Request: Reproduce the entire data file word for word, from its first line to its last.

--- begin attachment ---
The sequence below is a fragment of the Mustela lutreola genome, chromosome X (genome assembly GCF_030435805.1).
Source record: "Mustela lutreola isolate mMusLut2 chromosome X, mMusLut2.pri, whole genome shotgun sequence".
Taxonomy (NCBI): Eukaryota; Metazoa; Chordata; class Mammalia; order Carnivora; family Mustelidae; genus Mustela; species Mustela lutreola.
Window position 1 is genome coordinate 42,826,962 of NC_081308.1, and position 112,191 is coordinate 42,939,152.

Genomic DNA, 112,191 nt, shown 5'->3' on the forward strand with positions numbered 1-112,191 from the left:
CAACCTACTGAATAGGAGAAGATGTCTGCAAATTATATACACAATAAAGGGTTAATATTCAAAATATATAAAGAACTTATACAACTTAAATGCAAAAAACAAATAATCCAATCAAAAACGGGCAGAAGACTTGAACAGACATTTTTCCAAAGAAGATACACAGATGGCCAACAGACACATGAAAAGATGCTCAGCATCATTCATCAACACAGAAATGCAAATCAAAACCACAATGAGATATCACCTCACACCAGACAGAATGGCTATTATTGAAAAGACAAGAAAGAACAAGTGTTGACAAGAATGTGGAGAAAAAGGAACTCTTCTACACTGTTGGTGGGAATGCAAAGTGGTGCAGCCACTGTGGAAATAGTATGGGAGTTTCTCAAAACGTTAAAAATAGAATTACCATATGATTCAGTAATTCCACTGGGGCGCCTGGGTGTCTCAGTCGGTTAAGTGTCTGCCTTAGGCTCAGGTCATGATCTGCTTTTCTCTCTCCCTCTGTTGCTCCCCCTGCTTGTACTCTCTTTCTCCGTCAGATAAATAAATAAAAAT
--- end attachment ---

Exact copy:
The sequence below is a fragment of the Mustela lutreola genome, chromosome X (genome assembly GCF_030435805.1).
Source record: "Mustela lutreola isolate mMusLut2 chromosome X, mMusLut2.pri, whole genome shotgun sequence".
Taxonomy (NCBI): Eukaryota; Metazoa; Chordata; class Mammalia; order Carnivora; family Mustelidae; genus Mustela; species Mustela lutreola.
Window position 1 is genome coordinate 42,826,962 of NC_081308.1, and position 112,191 is coordinate 42,939,152.

Genomic DNA, 112,191 nt, shown 5'->3' on the forward strand with positions numbered 1-112,191 from the left:
CAACCTACTGAATAGGAGAAGATGTCTGCAAATTATATACACAATAAAGGGTTAATATTCAAAATATATAAAGAACTTATACAACTTAAATGCAAAAAACAAATAATCCAATCAAAAACGGGCAGAAGACTTGAACAGACATTTTTCCAAAGAAGATACACAGATGGCCAACAGACACATGAAAAGATGCTCAGCATCATTCATCAACACAGAAATGCAAATCAAAACCACAATGAGATATCACCTCACACCAGACAGAATGGCTATTATTGAAAAGACAAGAAAGAACAAGTGTTGACAAGAATGTGGAGAAAAAGGAACTCTTCTACACTGTTGGTGGGAATGCAAAGTGGTGCAGCCACTGTGGAAATAGTATGGGAGTTTCTCAAAACGTTAAAAATAGAATTACCATATGATTCAGTAATTCCACTGGGGCGCCTGGGTGTCTCAGTCGGTTAAGTGTCTGCCTTAGGCTCAGGTCATGATCTGCTTTTCTCTCTCCCTCTGTTGCTCCCCCTGCTTGTACTCTCTTTCTCCGTCAGATAAATAAATAAAAAT